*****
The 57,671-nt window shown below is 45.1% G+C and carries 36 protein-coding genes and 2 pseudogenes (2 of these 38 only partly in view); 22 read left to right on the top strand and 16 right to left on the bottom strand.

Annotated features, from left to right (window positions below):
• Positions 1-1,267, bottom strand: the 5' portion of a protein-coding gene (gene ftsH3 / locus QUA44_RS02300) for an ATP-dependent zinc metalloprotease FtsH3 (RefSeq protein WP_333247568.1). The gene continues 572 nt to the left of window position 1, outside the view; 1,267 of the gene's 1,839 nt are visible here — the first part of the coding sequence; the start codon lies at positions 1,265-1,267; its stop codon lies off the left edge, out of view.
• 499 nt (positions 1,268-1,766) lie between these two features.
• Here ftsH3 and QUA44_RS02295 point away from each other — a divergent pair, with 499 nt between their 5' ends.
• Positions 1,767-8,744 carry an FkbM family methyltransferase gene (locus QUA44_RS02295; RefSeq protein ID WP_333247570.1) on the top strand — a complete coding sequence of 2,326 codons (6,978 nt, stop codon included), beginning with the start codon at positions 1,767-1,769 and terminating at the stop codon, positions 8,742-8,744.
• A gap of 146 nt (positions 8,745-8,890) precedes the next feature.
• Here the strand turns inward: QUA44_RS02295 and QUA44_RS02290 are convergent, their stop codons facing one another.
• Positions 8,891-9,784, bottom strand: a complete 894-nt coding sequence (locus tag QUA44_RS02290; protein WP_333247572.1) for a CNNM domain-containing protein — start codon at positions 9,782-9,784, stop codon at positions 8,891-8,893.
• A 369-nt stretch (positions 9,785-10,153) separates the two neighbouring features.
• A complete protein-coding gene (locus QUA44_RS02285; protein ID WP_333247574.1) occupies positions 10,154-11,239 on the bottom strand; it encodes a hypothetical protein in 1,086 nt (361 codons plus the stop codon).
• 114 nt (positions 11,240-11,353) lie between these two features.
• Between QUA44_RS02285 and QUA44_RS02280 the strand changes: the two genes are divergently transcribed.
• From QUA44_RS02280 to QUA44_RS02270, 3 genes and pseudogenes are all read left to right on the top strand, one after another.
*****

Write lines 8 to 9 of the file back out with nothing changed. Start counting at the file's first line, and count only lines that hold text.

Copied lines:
• Here the strand turns inward: QUA44_RS02295 and QUA44_RS02290 are convergent, their stop codons facing one another.
• Positions 8,891-9,784, bottom strand: a complete 894-nt coding sequence (locus tag QUA44_RS02290; protein WP_333247572.1) for a CNNM domain-containing protein — start codon at positions 9,782-9,784, stop codon at positions 8,891-8,893.